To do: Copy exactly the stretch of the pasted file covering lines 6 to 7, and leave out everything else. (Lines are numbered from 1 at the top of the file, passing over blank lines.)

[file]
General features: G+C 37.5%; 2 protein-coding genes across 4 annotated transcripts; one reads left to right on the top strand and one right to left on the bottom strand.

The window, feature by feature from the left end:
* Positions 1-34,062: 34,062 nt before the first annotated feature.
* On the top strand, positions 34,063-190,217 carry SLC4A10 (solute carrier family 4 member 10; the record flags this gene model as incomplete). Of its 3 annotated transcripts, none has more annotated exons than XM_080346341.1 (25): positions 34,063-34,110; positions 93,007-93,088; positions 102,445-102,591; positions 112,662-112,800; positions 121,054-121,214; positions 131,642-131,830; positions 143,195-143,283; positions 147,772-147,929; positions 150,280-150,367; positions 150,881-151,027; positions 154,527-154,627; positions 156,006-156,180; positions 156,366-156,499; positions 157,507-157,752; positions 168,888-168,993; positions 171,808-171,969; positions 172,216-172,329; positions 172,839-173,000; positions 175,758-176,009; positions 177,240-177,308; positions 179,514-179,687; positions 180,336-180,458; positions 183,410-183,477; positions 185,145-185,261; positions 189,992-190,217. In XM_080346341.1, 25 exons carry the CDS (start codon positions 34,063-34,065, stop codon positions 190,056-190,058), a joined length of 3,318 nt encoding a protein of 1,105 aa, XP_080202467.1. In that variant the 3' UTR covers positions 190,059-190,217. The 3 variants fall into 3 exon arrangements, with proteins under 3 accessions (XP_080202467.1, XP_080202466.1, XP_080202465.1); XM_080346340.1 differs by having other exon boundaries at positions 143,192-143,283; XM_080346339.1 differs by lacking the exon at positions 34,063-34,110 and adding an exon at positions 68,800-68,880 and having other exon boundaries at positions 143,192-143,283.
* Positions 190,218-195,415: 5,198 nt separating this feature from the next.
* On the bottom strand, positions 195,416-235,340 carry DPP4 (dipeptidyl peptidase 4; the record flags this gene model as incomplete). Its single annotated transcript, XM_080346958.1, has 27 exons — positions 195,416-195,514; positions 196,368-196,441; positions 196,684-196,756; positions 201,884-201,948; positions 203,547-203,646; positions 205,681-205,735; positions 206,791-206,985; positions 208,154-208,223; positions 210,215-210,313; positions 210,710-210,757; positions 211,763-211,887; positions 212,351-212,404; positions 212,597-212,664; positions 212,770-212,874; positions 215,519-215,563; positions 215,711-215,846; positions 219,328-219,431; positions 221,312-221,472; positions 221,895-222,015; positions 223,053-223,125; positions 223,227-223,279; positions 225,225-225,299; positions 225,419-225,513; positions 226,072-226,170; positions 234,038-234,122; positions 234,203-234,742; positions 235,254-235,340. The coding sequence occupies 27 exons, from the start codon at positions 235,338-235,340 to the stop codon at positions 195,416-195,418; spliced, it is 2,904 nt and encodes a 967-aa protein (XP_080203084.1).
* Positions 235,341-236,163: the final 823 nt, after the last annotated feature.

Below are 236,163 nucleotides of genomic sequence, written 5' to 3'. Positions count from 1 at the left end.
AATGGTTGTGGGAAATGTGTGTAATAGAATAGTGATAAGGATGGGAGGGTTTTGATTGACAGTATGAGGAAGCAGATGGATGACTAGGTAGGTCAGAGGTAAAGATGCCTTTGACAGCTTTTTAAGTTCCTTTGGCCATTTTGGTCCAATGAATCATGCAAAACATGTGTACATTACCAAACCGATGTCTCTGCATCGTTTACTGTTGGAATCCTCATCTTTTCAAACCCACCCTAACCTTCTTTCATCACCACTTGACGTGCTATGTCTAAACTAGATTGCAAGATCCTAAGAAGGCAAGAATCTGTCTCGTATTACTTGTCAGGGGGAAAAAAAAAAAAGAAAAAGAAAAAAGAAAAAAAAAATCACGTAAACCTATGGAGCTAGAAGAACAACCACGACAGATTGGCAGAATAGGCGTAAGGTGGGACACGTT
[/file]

* On the bottom strand, positions 195,416-235,340 carry DPP4 (dipeptidyl peptidase 4; the record flags this gene model as incomplete). Its single annotated transcript, XM_080346958.1, has 27 exons — positions 195,416-195,514; positions 196,368-196,441; positions 196,684-196,756; positions 201,884-201,948; positions 203,547-203,646; positions 205,681-205,735; positions 206,791-206,985; positions 208,154-208,223; positions 210,215-210,313; positions 210,710-210,757; positions 211,763-211,887; positions 212,351-212,404; positions 212,597-212,664; positions 212,770-212,874; positions 215,519-215,563; positions 215,711-215,846; positions 219,328-219,431; positions 221,312-221,472; positions 221,895-222,015; positions 223,053-223,125; positions 223,227-223,279; positions 225,225-225,299; positions 225,419-225,513; positions 226,072-226,170; positions 234,038-234,122; positions 234,203-234,742; positions 235,254-235,340. The coding sequence occupies 27 exons, from the start codon at positions 235,338-235,340 to the stop codon at positions 195,416-195,418; spliced, it is 2,904 nt and encodes a 967-aa protein (XP_080203084.1).
* Positions 235,341-236,163: the final 823 nt, after the last annotated feature.